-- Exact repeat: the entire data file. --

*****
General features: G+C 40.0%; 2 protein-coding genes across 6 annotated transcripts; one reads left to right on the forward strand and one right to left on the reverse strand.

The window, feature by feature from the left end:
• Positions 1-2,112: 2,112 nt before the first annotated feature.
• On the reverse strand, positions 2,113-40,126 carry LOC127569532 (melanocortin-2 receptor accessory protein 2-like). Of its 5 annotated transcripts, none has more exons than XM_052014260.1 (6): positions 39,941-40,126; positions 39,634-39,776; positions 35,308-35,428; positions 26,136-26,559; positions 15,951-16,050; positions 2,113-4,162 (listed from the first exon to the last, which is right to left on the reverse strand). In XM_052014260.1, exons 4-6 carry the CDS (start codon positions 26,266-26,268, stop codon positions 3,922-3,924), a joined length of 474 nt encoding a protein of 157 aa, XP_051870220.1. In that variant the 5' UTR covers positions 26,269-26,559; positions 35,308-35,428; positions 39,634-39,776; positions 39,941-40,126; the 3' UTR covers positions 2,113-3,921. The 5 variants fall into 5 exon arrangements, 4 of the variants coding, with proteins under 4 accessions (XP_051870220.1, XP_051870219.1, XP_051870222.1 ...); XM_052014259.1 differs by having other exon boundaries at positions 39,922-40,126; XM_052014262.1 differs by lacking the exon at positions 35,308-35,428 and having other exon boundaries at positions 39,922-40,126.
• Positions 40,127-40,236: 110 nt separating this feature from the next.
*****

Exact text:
General features: G+C 40.0%; 2 protein-coding genes across 6 annotated transcripts; one reads left to right on the forward strand and one right to left on the reverse strand.

The window, feature by feature from the left end:
• Positions 1-2,112: 2,112 nt before the first annotated feature.
• On the reverse strand, positions 2,113-40,126 carry LOC127569532 (melanocortin-2 receptor accessory protein 2-like). Of its 5 annotated transcripts, none has more exons than XM_052014260.1 (6): positions 39,941-40,126; positions 39,634-39,776; positions 35,308-35,428; positions 26,136-26,559; positions 15,951-16,050; positions 2,113-4,162 (listed from the first exon to the last, which is right to left on the reverse strand). In XM_052014260.1, exons 4-6 carry the CDS (start codon positions 26,266-26,268, stop codon positions 3,922-3,924), a joined length of 474 nt encoding a protein of 157 aa, XP_051870220.1. In that variant the 5' UTR covers positions 26,269-26,559; positions 35,308-35,428; positions 39,634-39,776; positions 39,941-40,126; the 3' UTR covers positions 2,113-3,921. The 5 variants fall into 5 exon arrangements, 4 of the variants coding, with proteins under 4 accessions (XP_051870220.1, XP_051870219.1, XP_051870222.1 ...); XM_052014259.1 differs by having other exon boundaries at positions 39,922-40,126; XM_052014262.1 differs by lacking the exon at positions 35,308-35,428 and having other exon boundaries at positions 39,922-40,126.
• Positions 40,127-40,236: 110 nt separating this feature from the next.